Success Or Failure? Which Did You Choose?

I’ve written about planning for a Business Expo previously. In order to make this opportunity a success, you have to be prepared and know who you are trying to reach, what message you’d like to get across, what product will you highlight, and how will you start a conversation?

Well, last week was another Expo in Colorado Springs. This time, it was a Business Expo, with a wide variety of different businesses presented. But once again, it was more of the same old, same old, rather than the new and unexpected.

Booth, staffed with representatives, ranging from bored to enthusiastic (take a guess which got more traffic?), pamphlets and flyers, give-aways like pens, paper clips and cups, business cards and drawings for prices.

Guess what? It’s been four days – and not ONE follow up. Yes – it was a Holiday weekend – however, Friday would have been a good day to “shoot out” an email, or make a phone call.

It was always my opinion that businesses exhibit at Expos to gain new clients, and not taking advantage of all the walk through traffic of “fresh bodies” really misses the purpose of the expo.

Aside from some new gimmicks – nothing was new. Two things that were memorable: One of the booth had a gentlemen drawing carricatures if you gave him a business card, and another booth (a bug terminator company), had their display set up as part of a house – with bugs (rubber! but still oh so gross) crawling around and over the booth – including the floor space in front of the booth.

Did that get them more interaction? Possibly. However – did that get them more clients? Doubt it. No follow up, nothing. Specially the booth with the drawing gentlemen…what a wasted opportunity. All this foot traffic – and not one person of this business even talked to the people waiting in to line to be drawn…

So…let’s recap this. If you are planning on attending an expo, follow these 5 steps:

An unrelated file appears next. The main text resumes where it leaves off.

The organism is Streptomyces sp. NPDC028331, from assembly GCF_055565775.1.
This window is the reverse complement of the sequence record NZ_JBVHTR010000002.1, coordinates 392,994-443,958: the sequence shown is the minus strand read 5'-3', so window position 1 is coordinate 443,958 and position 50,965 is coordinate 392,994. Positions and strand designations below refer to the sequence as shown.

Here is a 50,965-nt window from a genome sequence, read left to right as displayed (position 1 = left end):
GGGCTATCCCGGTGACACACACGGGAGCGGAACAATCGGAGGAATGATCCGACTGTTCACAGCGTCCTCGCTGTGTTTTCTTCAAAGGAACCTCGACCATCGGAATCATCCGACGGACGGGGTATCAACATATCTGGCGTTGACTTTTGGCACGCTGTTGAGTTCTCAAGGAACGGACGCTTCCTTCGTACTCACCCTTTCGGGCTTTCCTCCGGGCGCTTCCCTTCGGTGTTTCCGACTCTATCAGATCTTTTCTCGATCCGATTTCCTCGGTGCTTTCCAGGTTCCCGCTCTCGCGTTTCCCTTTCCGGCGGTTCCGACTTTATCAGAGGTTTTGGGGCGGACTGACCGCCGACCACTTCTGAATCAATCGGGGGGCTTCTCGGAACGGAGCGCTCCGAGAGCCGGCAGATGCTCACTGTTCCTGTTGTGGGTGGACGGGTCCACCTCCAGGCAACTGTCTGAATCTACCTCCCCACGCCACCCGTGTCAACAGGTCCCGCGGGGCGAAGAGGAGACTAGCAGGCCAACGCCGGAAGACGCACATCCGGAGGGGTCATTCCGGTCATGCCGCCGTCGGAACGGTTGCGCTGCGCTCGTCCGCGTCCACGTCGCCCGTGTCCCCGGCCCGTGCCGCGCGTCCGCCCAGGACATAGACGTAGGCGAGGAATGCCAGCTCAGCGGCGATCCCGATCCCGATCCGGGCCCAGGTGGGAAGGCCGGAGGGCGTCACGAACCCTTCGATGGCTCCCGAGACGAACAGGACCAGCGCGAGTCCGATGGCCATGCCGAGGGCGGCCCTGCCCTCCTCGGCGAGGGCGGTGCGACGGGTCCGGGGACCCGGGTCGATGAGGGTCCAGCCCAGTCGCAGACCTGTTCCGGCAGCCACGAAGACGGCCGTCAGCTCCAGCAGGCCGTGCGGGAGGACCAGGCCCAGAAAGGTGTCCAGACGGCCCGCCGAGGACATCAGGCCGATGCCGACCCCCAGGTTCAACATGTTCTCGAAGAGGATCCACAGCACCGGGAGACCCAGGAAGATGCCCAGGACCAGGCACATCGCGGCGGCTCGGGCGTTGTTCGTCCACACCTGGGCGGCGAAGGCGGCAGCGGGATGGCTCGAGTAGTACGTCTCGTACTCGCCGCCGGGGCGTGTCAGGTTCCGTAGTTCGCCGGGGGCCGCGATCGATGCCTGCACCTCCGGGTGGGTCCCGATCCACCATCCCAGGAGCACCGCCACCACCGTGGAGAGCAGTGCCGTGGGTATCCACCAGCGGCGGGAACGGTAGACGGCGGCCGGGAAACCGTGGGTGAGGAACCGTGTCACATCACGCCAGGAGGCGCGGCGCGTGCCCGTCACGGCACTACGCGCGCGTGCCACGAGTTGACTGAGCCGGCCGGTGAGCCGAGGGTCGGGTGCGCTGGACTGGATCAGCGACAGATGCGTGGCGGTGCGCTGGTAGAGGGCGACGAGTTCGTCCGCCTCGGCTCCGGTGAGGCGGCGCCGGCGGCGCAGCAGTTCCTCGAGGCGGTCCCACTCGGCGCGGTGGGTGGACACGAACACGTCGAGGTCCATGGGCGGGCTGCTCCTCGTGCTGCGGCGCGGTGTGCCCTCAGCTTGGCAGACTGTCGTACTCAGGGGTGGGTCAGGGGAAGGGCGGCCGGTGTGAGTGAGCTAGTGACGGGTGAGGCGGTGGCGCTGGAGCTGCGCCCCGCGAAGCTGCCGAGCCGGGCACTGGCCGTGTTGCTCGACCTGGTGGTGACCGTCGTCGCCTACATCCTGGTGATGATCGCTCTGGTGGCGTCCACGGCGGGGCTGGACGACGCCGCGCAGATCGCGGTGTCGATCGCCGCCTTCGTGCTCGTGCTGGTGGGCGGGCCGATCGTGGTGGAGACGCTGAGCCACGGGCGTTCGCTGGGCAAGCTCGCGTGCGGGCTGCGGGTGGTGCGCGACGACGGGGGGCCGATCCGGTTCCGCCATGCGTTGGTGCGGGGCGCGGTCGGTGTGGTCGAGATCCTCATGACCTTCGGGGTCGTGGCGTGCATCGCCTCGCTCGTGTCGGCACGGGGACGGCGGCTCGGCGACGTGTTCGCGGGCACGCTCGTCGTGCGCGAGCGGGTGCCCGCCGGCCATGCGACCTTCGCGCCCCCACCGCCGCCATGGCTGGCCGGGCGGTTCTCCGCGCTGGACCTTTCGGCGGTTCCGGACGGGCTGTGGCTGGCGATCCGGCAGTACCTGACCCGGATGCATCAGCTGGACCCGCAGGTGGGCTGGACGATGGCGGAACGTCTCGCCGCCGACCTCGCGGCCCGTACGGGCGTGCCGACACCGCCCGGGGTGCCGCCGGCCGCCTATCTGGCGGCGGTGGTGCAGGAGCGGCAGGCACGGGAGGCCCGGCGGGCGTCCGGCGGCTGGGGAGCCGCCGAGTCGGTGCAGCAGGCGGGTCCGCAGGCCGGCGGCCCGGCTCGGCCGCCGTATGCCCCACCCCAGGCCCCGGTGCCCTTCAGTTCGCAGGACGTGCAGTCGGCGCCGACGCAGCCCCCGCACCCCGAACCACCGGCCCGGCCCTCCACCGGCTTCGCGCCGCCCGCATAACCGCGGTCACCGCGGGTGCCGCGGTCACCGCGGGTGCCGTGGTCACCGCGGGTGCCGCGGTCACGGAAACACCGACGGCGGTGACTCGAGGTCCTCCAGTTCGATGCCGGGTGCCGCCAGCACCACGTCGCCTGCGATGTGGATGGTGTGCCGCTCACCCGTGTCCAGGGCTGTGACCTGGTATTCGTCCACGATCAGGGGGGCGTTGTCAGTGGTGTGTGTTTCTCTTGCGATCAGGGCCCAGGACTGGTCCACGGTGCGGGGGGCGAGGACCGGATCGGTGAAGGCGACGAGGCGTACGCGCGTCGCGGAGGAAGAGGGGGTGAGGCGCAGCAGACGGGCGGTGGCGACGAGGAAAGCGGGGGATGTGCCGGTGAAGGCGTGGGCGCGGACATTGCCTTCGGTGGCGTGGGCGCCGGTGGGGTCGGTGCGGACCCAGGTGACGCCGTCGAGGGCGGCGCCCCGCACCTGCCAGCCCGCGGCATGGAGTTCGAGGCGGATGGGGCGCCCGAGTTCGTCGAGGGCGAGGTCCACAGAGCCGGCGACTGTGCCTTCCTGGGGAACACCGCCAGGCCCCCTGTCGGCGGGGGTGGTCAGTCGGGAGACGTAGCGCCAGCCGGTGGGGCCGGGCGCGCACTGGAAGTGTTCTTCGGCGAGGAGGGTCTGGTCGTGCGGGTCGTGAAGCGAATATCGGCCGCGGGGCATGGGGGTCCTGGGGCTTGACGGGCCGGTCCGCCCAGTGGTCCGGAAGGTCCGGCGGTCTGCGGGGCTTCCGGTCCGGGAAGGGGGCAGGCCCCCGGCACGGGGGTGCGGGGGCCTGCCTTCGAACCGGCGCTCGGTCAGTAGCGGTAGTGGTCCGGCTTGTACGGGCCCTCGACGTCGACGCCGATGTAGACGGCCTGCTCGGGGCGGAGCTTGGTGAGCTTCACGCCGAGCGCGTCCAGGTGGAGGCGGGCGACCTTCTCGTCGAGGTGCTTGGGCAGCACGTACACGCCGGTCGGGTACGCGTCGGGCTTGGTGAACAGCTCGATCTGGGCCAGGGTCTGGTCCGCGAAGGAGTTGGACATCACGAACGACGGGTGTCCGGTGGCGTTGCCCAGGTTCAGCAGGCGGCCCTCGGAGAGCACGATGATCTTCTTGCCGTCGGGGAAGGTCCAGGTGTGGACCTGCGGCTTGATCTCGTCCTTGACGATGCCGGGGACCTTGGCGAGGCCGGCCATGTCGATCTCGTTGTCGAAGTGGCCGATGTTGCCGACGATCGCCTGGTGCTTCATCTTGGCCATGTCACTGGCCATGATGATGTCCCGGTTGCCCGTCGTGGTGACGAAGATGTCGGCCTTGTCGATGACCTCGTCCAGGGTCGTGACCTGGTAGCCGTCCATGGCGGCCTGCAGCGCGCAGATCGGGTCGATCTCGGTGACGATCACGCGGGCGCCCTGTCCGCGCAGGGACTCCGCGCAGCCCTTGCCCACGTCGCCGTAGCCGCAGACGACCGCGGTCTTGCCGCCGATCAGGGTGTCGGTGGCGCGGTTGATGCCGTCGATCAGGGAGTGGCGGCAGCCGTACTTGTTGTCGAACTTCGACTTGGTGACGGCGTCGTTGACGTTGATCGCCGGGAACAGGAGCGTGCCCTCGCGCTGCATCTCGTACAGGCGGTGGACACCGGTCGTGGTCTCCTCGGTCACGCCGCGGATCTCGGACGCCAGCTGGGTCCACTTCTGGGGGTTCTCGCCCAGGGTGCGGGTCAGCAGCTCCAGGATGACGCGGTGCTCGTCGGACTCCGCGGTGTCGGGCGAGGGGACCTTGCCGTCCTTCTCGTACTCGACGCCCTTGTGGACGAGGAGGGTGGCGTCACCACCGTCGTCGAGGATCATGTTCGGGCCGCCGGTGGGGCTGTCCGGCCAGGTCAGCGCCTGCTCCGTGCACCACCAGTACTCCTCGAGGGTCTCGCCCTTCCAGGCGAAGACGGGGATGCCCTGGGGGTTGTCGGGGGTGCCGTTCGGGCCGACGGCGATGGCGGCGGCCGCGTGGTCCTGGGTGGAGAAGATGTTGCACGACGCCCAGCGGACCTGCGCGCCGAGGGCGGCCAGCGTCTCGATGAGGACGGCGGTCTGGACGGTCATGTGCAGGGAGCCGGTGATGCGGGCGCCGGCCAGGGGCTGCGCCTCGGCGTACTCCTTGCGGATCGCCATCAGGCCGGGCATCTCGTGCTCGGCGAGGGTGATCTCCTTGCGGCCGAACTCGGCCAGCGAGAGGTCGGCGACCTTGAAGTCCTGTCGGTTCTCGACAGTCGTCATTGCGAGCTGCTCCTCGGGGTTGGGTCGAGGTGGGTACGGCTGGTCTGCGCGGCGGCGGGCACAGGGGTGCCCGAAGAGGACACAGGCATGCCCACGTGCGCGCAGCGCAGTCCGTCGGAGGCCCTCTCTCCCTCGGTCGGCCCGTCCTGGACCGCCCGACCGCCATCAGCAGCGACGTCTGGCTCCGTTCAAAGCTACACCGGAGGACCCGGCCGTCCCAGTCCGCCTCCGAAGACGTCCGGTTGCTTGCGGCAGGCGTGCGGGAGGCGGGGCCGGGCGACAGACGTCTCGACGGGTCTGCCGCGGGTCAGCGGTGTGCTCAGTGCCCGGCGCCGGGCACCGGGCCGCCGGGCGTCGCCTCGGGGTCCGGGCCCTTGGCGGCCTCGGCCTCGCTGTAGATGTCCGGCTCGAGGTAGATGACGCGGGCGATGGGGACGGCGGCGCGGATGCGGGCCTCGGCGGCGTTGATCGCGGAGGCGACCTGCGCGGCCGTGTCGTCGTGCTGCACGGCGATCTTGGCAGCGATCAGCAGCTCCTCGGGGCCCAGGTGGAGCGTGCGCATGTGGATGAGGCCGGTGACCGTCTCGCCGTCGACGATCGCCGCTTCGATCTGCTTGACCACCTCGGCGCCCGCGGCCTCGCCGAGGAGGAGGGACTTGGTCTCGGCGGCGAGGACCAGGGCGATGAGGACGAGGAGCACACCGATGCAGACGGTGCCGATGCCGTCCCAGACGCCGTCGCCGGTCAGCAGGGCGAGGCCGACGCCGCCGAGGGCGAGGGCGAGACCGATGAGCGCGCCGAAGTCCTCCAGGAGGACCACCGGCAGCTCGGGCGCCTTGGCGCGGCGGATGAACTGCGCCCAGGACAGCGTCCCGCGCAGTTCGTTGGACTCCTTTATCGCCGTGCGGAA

1. Be prepared – decide up front who you would like to meet, what your message should be and how you’re going to follow up.
  2. Think outside the box – dare to be creative, dare to be different. The idea is not to conform, but to stand out and be memorable.
  3. Plan ahead – Decide on your follow up, bring some cards to write while it’s slow, bring a laptop to input business card information and send out emails.
  4. Engage with Expo Attendees – be open, friendly, enthusiastic, but don’t try to keep them forever. State your purpose, answer questions and let them LEAVE – unless they decide to hang around. Then have something to offer them. A discount, a newsletter, new info, tips and tricks.
  5. FOLLOW UP – You’ve just met all these new people, collected all these business cards! Don’t just let them languish in your drawer! THIS is what you paid your fees for, this is what it’s all about!!! NOW the REAL work begins! You have to continue the conversation – in many cases START the conversation…because if you had a drawing, many people will just drop their card and move on. WHAT are you going to say to them? How are you going to engage them? Keep them interested? If you do nothing, you might as well through your money out the window! (Or you can just give it to me…)

So what are you going to do the next time you’re planning on attending an expo? Was this one a success for you?



About Sabine
Mom, Sister, Friend, Traveller, World Citizen, Realtor, Optimist

3 Responses to Success Or Failure? Which Did You Choose?

  1. These are excellent points, Sabine. I’ve attended several expos and I’m always amazed at the lack of follow-up. It makes me if the participants really get why they’re there. I find this same issue with many networking groups. People seem anxious to gather others business cards, but follow-up is rare. Hmmm… maybe it’s me.

  2. Sabine says:


    Thank you. I agree that the lack of follow up, whether it’s at/after Expos or network meetings – is puzzling. With the time and money spend, and the opportunities available, you’d think attendees would be thrilled to follow up…

    And no ….I don’t think it’s you…

  3. Personally, I find the intial follow up quite easy, it’s the ones that come after that, that are not so easy. The part where you get to the nitty gritty of helping each other. I suppose some of that must be around the stuff you mentioned about knowing exactly who your market is and what you want them to do.

    For me I find because my business is internet based a lot of the people who have lists who would be in my market have very little idea of how to market to that list using the internet so the people on the list get the most out of their association with them and give the list owner another income stream.

    And part of it to date has possibly been me not realizing how little others in the ‘real’ world understand about the virtual world and addressing this in my approach I suppose.

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